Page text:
Soy farmers get tips for marketing crop

Published 12:00 am Thursday, February 2, 2006

MONTEREY &8212; An agricultural economist told parish farmers Tuesday they must get creative to stay ahead of the game in the soy business this year.

Kurt Guidry said the outlook was bleak for the 2006 crop year, despite the promise that biodiesel and ethanol will increase the demand for soy. Guidry was the speaker at a pesticide re-certification meeting hosted by the LSU AgCenter.

Soybean futures on the Chicago Mercantile Exchange are trading at

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$6.31 per bushel for October/November delivery as of Monday&8217;s market close. This is a price Guidry thinks is inflated by speculative traders looking for quick profit and doesn&8217;t think will last all summer.

He said fears about weather in South America affecting the Brazilian and Argentine crops may also be aiding the price for now but doesn&8217;t expect it will amount to much.

Guidry was bearish about the future, however, because 500 million bushels of last year&8217;s crop remains unsold.

Without some kind of weather problem to decrease the acres being planted, prices are going to be pressured downward, Guidry said.

If there were a national carryover of 125-250 million bushels, minor weather troubles would have a positive effect on the price.

&8220;I don&8217;t think a drop in South American production will do much for the price,&8221; he said.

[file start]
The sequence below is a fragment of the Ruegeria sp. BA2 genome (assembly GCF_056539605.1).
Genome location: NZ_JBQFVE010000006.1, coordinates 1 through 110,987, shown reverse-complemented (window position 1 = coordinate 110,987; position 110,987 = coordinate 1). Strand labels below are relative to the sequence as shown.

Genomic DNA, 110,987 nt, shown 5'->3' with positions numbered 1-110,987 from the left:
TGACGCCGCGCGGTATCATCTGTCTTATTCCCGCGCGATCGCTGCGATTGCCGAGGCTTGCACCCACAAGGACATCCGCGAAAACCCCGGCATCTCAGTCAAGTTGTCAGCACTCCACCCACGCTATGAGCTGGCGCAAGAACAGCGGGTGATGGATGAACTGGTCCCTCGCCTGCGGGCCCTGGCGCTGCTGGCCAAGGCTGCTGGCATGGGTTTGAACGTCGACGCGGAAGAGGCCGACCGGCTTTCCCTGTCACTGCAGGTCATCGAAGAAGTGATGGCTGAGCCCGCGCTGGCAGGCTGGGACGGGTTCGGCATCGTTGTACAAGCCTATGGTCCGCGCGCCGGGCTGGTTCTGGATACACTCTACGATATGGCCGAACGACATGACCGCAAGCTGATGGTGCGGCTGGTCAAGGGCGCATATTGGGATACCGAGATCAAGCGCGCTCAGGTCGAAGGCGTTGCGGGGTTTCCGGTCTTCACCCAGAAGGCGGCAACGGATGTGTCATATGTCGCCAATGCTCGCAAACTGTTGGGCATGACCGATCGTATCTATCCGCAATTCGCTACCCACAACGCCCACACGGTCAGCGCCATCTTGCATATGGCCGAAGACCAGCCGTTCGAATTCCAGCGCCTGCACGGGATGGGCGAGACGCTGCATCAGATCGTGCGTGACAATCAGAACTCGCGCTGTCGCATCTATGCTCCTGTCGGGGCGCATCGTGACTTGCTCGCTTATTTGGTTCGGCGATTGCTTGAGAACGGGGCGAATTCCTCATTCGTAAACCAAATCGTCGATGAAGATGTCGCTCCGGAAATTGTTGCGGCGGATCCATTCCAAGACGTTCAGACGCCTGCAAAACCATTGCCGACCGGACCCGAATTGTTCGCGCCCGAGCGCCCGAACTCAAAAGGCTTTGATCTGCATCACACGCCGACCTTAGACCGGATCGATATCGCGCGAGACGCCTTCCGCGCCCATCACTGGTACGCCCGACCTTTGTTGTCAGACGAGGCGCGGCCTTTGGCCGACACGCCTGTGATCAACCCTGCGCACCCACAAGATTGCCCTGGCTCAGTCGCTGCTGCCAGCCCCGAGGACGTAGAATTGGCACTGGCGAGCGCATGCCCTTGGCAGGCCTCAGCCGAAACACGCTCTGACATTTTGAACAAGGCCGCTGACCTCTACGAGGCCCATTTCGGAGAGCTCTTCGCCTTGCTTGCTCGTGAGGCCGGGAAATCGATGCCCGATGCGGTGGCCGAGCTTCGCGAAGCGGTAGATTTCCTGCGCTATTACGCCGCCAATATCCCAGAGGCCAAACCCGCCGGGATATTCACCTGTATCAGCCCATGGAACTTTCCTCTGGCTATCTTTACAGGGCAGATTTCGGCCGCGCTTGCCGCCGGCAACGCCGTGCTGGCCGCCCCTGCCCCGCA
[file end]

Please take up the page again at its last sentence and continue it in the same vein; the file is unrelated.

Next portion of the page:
Corn faces a similar glut of supply, he said. The supply of wheat has begun to drop, but the demand has yet to rise to meet it.

With that, Guidry advised the audience to consider locking in the current future price in order to hedge against the price dropping in the future.

&8220;You&8217;ve got to be more aggressive if you want to make money this year,&8221; he said.

There are a number of ways a farmer can help ensure a successful season.

He can choose to enter into forward-pricing agreements with his local elevator. These agreements commit both parties to a quantity, price and delivery date and gives the farmer bottom-line protection &8212; assuming he lives up to his end of the agreement.

If he wants the safety of a forward-pricing agreement but wants maneuverability in case the price goes up, he can add a call option to his agreement.

Or, if a farmer wants to avoid the uncertainties of production, he can trade futures and options on the exchange.

County Agent Glen Daniels, who hosted the event, said the goal was to get help farmers do their homework before they plant in order to make sure they get their bills paid.

&8220;I don&8217;t want them speculating. That&8217;s like taking money to the (casino) boat,&8221; he said. &8220;(But) if you know your basis is $5.50, sell some at $6 to cover your costs.&8221;